Folk, Family and Thwarted Failure: Our first week on the road

Nothing less than a wild start would do for any trip The 78 Project takes. Within hours of our Kia Soul zipping through the Holland Tunnel, we were careening through the Philadelphia Folk Fest site on a vehicle of a different kind. An electric shuttle with our friend Joshua behind the wheel took us behind the sleepy stages and through the campground that had already, before the festival even began, turned into a bustling tent town. Site scout complete, we moved in with our very accommodating family in Philadelphia. And when we say moved in, we mean it. We have a lot of stuff.

Our first recording of the trip was on Friday afternoon. Mary Chapin Carpenter invited us onto her tour bus, and generously offered to go without air conditioning for two hours so that the sound of the generator wouldn’t interfere with the recording. She performed a beautiful version of “The Water is Wide” and told us stories about learning to play folk songs on her mother’s ukulele.


Saturday morning we stopped in at Joe’s Spring Mount Hotel to ask if we might borrow their leafy porch for an afternoon shoot. The owners, Ben and Cindy, were the kindest of hosts, letting us plug our Presto in to their building to capture Arborea on lacquer and serving us Pennsylvania-brewed beer. The band’s “When I Was on Horseback” was haunting on a cicada-filled summer afternoon. And not only was the record subtle and perfect, not a single bee stung Shanti, and only one passing motorcycle made its way into the song.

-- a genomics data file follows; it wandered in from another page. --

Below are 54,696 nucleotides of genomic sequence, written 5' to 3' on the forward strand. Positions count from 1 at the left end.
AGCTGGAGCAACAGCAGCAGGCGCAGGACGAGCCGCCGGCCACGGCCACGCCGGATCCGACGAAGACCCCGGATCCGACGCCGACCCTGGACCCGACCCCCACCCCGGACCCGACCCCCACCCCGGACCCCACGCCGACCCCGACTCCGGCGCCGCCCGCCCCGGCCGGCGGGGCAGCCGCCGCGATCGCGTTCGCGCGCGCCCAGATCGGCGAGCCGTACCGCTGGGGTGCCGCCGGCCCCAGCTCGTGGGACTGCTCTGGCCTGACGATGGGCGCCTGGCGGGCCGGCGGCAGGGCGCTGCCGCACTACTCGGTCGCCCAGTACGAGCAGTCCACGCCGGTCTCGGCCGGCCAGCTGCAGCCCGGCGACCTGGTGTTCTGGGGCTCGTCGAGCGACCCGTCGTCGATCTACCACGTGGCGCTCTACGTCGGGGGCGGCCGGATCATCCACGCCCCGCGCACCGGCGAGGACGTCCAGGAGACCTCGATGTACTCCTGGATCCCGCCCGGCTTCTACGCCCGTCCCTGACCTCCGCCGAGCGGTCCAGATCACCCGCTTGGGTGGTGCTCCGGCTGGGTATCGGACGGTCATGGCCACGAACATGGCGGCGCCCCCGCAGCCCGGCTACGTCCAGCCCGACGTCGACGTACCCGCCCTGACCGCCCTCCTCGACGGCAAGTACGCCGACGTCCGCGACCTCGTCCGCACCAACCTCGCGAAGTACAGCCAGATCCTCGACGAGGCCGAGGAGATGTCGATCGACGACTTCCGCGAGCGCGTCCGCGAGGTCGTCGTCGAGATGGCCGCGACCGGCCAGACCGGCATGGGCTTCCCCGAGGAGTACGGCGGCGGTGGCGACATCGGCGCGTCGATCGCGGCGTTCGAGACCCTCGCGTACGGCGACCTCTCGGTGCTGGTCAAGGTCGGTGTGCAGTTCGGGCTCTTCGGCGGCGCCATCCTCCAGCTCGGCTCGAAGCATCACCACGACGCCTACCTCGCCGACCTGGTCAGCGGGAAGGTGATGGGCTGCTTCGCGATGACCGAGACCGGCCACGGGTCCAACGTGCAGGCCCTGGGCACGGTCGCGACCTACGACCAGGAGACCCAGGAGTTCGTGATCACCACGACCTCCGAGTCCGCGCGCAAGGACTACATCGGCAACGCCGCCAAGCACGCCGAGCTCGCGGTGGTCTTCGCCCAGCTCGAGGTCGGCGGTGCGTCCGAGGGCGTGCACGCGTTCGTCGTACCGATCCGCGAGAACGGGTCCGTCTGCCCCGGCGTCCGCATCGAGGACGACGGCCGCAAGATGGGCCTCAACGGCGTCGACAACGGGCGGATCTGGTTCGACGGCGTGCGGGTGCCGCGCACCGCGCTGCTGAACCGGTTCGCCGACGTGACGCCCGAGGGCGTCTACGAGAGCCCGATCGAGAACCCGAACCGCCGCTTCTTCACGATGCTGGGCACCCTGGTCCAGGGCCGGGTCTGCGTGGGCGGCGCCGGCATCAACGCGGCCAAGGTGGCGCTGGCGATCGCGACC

Sunday morning we arrived on site bright and early to record some gospel with the Holmes Brothers on the campground stage. We were honored to meet them and moved by their performance. It seemed a little funny to put them on a 78, they thought, who wants to go back in time?   But hearing themselves perform “Amazing Grace” as we played back their record, they agreed it was something rather special.


Some old and new friends were on hand to say hello during the weekend, including XPN and the curators of the Rigby Mansion. And our gratitude goes out to Rodney Wittenberg for letting us turn his beautiful farmhouse and studio into our command center. Back with family, cozy and well taken care of, we recharged and repacked.



Tuesday afternoon we headed into the Northern Liberties home of Philadelphia artist Aldo Buffone to meet Honus Honus and his accomplice Kara Nelson. It was a glorious and harrowing afternoon. Presto #1 malfunctioned, but Honus and Kara didn’t. They sang a wicked streak through “Down in the Willow Garden.” We brought out Presto #2 to scare Presto #1 into shape, and our plan worked (with the added ingenuity of the Alex Steyermark Masking Tape Fix™). A 78 was made.

Late at night we bade Honus goodbye and staggered down to DC, greeted with open arms by our dear friend Vandaveer and his beautiful family.  They fed us and wined us and when we brought in the Presto, their two-year old knew exactly what needed to be done.  He walked straight to the mic and sang “The ABC Song.”  Like father like son.